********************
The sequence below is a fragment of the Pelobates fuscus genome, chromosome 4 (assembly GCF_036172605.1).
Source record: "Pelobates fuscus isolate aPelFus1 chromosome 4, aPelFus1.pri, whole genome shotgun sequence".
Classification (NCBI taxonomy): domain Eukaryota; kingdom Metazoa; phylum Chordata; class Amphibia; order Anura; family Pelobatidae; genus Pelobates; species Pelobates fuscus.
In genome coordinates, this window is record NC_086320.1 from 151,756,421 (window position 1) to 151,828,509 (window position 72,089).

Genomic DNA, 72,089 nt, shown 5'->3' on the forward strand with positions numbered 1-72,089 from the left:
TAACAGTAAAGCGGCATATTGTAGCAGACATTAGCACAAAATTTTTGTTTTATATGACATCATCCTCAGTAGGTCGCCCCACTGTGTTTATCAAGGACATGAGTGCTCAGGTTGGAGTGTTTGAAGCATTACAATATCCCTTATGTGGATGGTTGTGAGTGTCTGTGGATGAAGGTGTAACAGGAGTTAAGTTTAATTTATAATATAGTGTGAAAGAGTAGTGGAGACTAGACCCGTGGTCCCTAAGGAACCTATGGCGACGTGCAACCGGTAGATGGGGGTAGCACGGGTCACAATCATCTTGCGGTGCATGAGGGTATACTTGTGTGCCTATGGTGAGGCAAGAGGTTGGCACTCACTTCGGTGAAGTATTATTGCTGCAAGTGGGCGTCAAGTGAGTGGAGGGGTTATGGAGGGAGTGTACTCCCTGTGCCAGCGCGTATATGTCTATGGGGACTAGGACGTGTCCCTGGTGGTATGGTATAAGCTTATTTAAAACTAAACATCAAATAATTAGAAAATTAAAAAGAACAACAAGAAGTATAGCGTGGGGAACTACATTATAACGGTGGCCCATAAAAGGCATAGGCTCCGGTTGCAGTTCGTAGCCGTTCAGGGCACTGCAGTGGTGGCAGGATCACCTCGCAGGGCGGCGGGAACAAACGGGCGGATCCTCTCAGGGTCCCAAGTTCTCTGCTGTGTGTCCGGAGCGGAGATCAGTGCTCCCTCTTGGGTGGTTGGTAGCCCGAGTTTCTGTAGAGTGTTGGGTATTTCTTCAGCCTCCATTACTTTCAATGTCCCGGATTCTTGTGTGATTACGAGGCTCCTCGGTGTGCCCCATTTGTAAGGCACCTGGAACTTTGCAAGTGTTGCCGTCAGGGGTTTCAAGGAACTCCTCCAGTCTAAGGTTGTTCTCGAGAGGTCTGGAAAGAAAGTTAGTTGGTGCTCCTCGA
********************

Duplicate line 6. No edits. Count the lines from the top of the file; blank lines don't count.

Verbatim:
TAACAGTAAAGCGGCATATTGTAGCAGACATTAGCACAAAATTTTTGTTTTATATGACATCATCCTCAGTAGGTCGCCCCACTGTGTTTATCAAGGACATGAGTGCTCAGGTTGGAGTGTTTGAAGCATTACAATATCCCTTATGTGGATGGTTGTGAGTGTCTGTGGATGAAGGTGTAACAGGAGTTAAGTTTAATTTATAATATAGTGTGAAAGAGTAGTGGAGACTAGACCCGTGGTCCCTAAGGAACCTATGGCGACGTGCAACCGGTAGATGGGGGTAGCACGGGTCACAATCATCTTGCGGTGCATGAGGGTATACTTGTGTGCCTATGGTGAGGCAAGAGGTTGGCACTCACTTCGGTGAAGTATTATTGCTGCAAGTGGGCGTCAAGTGAGTGGAGGGGTTATGGAGGGAGTGTACTCCCTGTGCCAGCGCGTATATGTCTATGGGGACTAGGACGTGTCCCTGGTGGTATGGTATAAGCTTATTTAAAACTAAACATCAAATAATTAGAAAATTAAAAAGAACAACAAGAAGTATAGCGTGGGGAACTACATTATAACGGTGGCCCATAAAAGGCATAGGCTCCGGTTGCAGTTCGTAGCCGTTCAGGGCACTGCAGTGGTGGCAGGATCACCTCGCAGGGCGGCGGGAACAAACGGGCGGATCCTCTCAGGGTCCCAAGTTCTCTGCTGTGTGTCCGGAGCGGAGATCAGTGCTCCCTCTTGGGTGGTTGGTAGCCCGAGTTTCTGTAGAGTGTTGGGTATTTCTTCAGCCTCCATTACTTTCAATGTCCCGGATTCTTGTGTGATTACGAGGCTCCTCGGTGTGCCCCATTTGTAAGGCACCTGGAACTTTGCAAGTGTTGCCGTCAGGGGTTTCAAGGAACTCCTCCAGTCTAAGGTTGTTCTCGAGAGGTCTGGAAAGAAAGTTAGTTGGTGCTCCTCGA